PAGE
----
NYC and Connecticut are home to some of the greatest museums in the country. Renaissance masterpieces, visionary modern art, and celebrations of great historical figures are an easy train or car ride away. As part of our continuing dedication to enriching the lives of our patrons, Darien Library is pleased to provide a variety of museum passes that will engage, excite, and inform you in a cultural learning experience.
To Check Out a Library Pass
You need to live in Darien, work full-time in Darien, or be a Friend at the $300 level
Passes may be picked up after 3 p.m. the day before your museum visit and then returned by 10 a.m. the day after. They are not renewable.
Late fines are $10 per day. If a pass is lost, you will need to pay the full replacement cost.
Museum passes are very popular, so please cancel your reservation if you can't make it so that another patron can enjoy a visit to the museum. Otherwise, after not picking up two passes, you'll be unable to reserve any museum pass for six months. After that, you'll be able to reserve passes again.
Some passes may not be valid to attend special events at that museum. If you have questions, contact that museum directly.
All passes are to picked up and returned to the Welcome Desk.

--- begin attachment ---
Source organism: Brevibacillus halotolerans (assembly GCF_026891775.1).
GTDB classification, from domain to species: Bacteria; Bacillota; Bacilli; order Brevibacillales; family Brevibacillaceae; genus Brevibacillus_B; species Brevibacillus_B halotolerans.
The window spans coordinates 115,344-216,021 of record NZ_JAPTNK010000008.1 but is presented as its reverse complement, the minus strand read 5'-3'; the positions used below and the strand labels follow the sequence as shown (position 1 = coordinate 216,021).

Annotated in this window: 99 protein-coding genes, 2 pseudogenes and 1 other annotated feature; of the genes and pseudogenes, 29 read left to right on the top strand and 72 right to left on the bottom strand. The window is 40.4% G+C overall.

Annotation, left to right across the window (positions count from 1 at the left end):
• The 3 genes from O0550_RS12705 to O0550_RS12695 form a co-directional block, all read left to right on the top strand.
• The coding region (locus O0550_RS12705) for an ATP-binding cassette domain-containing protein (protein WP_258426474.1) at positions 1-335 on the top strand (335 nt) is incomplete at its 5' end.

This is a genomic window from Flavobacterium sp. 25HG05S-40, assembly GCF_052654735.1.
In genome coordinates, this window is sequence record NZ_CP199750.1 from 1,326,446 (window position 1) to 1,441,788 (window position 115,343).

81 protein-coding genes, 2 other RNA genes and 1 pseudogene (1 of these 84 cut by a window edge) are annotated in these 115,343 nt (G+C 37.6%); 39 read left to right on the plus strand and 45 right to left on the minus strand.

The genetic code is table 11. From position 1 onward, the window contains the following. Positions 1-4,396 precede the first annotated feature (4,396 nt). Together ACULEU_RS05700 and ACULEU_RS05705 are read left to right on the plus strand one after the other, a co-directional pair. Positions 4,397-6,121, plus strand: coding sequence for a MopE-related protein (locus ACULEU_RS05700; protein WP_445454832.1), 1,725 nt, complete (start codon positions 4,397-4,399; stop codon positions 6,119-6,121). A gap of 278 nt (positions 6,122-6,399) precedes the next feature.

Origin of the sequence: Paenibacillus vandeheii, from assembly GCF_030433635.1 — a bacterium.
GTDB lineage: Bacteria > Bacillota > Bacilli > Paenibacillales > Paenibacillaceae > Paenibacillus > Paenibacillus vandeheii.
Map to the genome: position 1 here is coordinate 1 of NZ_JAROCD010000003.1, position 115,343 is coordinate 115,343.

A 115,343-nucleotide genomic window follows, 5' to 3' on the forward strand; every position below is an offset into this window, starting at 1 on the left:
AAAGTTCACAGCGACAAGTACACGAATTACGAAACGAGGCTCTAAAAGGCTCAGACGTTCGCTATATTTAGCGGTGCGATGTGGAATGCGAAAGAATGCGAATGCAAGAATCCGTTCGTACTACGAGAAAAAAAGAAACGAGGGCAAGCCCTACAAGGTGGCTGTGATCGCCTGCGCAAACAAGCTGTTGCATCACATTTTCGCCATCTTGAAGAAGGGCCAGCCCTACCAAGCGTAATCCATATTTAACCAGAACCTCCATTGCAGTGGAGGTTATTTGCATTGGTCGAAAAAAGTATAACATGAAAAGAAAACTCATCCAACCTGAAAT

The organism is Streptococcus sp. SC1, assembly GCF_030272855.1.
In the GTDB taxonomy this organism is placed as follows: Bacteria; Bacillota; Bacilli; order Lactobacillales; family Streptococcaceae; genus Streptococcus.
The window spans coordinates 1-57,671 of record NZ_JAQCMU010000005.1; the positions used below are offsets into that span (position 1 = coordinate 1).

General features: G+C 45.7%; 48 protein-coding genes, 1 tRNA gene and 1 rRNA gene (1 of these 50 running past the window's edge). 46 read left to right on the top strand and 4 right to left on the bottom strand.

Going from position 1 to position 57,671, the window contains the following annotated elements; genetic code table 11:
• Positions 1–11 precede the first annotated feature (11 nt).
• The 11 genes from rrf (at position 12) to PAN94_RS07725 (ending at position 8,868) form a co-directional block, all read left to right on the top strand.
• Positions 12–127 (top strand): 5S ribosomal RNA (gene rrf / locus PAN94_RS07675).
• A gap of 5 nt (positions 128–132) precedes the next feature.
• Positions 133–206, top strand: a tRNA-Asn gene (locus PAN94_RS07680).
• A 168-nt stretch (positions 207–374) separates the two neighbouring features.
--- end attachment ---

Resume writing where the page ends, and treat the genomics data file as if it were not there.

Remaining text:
Please call or visit the website of the museum to verify their hours of operation.
You may reserve a pass online or call the Welcome Desk at 203-669-5239. Passes may be reserved up to 90 days in advance.
You may reserve two passes per month and no more than one at a time per household.
The Cooper Hewitt Museum's new exhibit, Scraps: Fashion, Textiles, and Creative Reuse offers creative, alternative approaches to textile waste.The show presents the work of three designers whose work involves innovative and sophisticated reuse of textile materials and resources, while engaging in preservation of local craft traditions. Through more than forty works, the exhibition explores key facets of sustainability, such as the efficient use of materials and resources, the preservation of local craft traditions, and the integration of new technologies in the recycling process.